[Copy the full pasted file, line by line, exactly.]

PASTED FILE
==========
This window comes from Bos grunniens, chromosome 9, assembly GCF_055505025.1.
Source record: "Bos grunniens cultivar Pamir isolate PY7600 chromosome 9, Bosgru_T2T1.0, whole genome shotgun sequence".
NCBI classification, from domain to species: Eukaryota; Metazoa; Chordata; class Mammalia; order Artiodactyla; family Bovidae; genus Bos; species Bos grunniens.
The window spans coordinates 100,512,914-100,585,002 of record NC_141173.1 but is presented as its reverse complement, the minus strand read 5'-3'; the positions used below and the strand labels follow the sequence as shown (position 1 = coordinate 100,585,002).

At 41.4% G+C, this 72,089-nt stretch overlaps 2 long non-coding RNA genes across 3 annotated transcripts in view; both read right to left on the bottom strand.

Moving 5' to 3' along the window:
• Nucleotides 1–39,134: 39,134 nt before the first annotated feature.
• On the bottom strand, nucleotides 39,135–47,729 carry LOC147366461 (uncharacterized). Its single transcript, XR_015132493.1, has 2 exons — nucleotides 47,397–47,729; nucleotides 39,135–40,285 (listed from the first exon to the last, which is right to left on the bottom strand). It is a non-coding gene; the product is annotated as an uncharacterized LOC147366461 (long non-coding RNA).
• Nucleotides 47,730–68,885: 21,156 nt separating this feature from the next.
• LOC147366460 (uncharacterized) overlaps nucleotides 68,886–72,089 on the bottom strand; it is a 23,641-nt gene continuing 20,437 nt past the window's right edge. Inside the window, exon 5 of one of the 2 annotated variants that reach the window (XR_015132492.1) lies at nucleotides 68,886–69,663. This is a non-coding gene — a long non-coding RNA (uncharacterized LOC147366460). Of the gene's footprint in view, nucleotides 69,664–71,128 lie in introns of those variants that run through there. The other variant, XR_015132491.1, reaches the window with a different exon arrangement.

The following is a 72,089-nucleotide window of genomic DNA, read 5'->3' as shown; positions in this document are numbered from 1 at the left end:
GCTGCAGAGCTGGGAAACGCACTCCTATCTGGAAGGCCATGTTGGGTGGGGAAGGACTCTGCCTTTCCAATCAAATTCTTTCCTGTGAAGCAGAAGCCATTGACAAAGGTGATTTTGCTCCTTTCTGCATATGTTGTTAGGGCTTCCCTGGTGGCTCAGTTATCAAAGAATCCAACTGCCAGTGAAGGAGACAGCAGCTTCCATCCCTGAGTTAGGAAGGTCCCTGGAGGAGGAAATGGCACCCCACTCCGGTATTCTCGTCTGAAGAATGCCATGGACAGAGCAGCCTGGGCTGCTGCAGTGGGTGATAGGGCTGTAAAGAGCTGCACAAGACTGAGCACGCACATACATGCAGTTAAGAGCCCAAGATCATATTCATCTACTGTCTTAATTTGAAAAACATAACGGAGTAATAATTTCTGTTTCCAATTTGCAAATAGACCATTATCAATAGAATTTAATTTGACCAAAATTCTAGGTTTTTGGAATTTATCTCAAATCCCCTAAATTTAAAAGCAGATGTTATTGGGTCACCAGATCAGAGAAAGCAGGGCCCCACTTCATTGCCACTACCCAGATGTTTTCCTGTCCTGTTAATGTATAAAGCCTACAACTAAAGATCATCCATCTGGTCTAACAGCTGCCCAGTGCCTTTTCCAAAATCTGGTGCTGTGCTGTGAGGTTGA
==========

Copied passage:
This window comes from Bos grunniens, chromosome 9, assembly GCF_055505025.1.
Source record: "Bos grunniens cultivar Pamir isolate PY7600 chromosome 9, Bosgru_T2T1.0, whole genome shotgun sequence".
NCBI classification, from domain to species: Eukaryota; Metazoa; Chordata; class Mammalia; order Artiodactyla; family Bovidae; genus Bos; species Bos grunniens.
The window spans coordinates 100,512,914-100,585,002 of record NC_141173.1 but is presented as its reverse complement, the minus strand read 5'-3'; the positions used below and the strand labels follow the sequence as shown (position 1 = coordinate 100,585,002).

At 41.4% G+C, this 72,089-nt stretch overlaps 2 long non-coding RNA genes across 3 annotated transcripts in view; both read right to left on the bottom strand.

Moving 5' to 3' along the window:
• Nucleotides 1–39,134: 39,134 nt before the first annotated feature.
• On the bottom strand, nucleotides 39,135–47,729 carry LOC147366461 (uncharacterized). Its single transcript, XR_015132493.1, has 2 exons — nucleotides 47,397–47,729; nucleotides 39,135–40,285 (listed from the first exon to the last, which is right to left on the bottom strand). It is a non-coding gene; the product is annotated as an uncharacterized LOC147366461 (long non-coding RNA).
• Nucleotides 47,730–68,885: 21,156 nt separating this feature from the next.
• LOC147366460 (uncharacterized) overlaps nucleotides 68,886–72,089 on the bottom strand; it is a 23,641-nt gene continuing 20,437 nt past the window's right edge. Inside the window, exon 5 of one of the 2 annotated variants that reach the window (XR_015132492.1) lies at nucleotides 68,886–69,663. This is a non-coding gene — a long non-coding RNA (uncharacterized LOC147366460). Of the gene's footprint in view, nucleotides 69,664–71,128 lie in introns of those variants that run through there. The other variant, XR_015132491.1, reaches the window with a different exon arrangement.

The following is a 72,089-nucleotide window of genomic DNA, read 5'->3' as shown; positions in this document are numbered from 1 at the left end:
GCTGCAGAGCTGGGAAACGCACTCCTATCTGGAAGGCCATGTTGGGTGGGGAAGGACTCTGCCTTTCCAATCAAATTCTTTCCTGTGAAGCAGAAGCCATTGACAAAGGTGATTTTGCTCCTTTCTGCATATGTTGTTAGGGCTTCCCTGGTGGCTCAGTTATCAAAGAATCCAACTGCCAGTGAAGGAGACAGCAGCTTCCATCCCTGAGTTAGGAAGGTCCCTGGAGGAGGAAATGGCACCCCACTCCGGTATTCTCGTCTGAAGAATGCCATGGACAGAGCAGCCTGGGCTGCTGCAGTGGGTGATAGGGCTGTAAAGAGCTGCACAAGACTGAGCACGCACATACATGCAGTTAAGAGCCCAAGATCATATTCATCTACTGTCTTAATTTGAAAAACATAACGGAGTAATAATTTCTGTTTCCAATTTGCAAATAGACCATTATCAATAGAATTTAATTTGACCAAAATTCTAGGTTTTTGGAATTTATCTCAAATCCCCTAAATTTAAAAGCAGATGTTATTGGGTCACCAGATCAGAGAAAGCAGGGCCCCACTTCATTGCCACTACCCAGATGTTTTCCTGTCCTGTTAATGTATAAAGCCTACAACTAAAGATCATCCATCTGGTCTAACAGCTGCCCAGTGCCTTTTCCAAAATCTGGTGCTGTGCTGTGAGGTTGA